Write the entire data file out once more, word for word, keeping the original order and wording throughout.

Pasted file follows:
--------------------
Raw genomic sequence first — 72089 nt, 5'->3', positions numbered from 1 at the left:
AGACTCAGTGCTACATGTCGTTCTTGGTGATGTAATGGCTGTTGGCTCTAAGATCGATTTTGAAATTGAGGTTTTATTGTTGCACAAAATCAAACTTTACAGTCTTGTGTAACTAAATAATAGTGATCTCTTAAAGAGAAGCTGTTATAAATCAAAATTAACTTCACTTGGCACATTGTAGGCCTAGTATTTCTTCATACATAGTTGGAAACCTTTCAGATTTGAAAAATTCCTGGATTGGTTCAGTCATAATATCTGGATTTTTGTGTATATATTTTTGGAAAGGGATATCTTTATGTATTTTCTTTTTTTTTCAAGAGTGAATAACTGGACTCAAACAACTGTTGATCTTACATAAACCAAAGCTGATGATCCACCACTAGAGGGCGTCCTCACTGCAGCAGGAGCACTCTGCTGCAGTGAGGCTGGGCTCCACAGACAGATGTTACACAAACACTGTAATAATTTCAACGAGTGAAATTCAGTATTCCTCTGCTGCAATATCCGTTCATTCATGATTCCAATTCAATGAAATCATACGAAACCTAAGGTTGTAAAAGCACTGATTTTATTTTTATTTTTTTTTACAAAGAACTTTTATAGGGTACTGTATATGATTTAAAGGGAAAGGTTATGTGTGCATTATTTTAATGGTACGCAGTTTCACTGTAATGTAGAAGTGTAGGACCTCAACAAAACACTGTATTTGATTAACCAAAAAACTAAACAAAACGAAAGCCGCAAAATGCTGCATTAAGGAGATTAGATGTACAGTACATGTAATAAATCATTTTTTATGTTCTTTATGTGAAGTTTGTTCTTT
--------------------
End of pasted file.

Raw genomic sequence first — 72089 nt, 5'->3', positions numbered from 1 at the left:
AGACTCAGTGCTACATGTCGTTCTTGGTGATGTAATGGCTGTTGGCTCTAAGATCGATTTTGAAATTGAGGTTTTATTGTTGCACAAAATCAAACTTTACAGTCTTGTGTAACTAAATAATAGTGATCTCTTAAAGAGAAGCTGTTATAAATCAAAATTAACTTCACTTGGCACATTGTAGGCCTAGTATTTCTTCATACATAGTTGGAAACCTTTCAGATTTGAAAAATTCCTGGATTGGTTCAGTCATAATATCTGGATTTTTGTGTATATATTTTTGGAAAGGGATATCTTTATGTATTTTCTTTTTTTTTCAAGAGTGAATAACTGGACTCAAACAACTGTTGATCTTACATAAACCAAAGCTGATGATCCACCACTAGAGGGCGTCCTCACTGCAGCAGGAGCACTCTGCTGCAGTGAGGCTGGGCTCCACAGACAGATGTTACACAAACACTGTAATAATTTCAACGAGTGAAATTCAGTATTCCTCTGCTGCAATATCCGTTCATTCATGATTCCAATTCAATGAAATCATACGAAACCTAAGGTTGTAAAAGCACTGATTTTATTTTTATTTTTTTTTACAAAGAACTTTTATAGGGTACTGTATATGATTTAAAGGGAAAGGTTATGTGTGCATTATTTTAATGGTACGCAGTTTCACTGTAATGTAGAAGTGTAGGACCTCAACAAAACACTGTATTTGATTAACCAAAAAACTAAACAAAACGAAAGCCGCAAAATGCTGCATTAAGGAGATTAGATGTACAGTACATGTAATAAATCATTTTTTATGTTCTTTATGTGAAGTTTGTTCTTT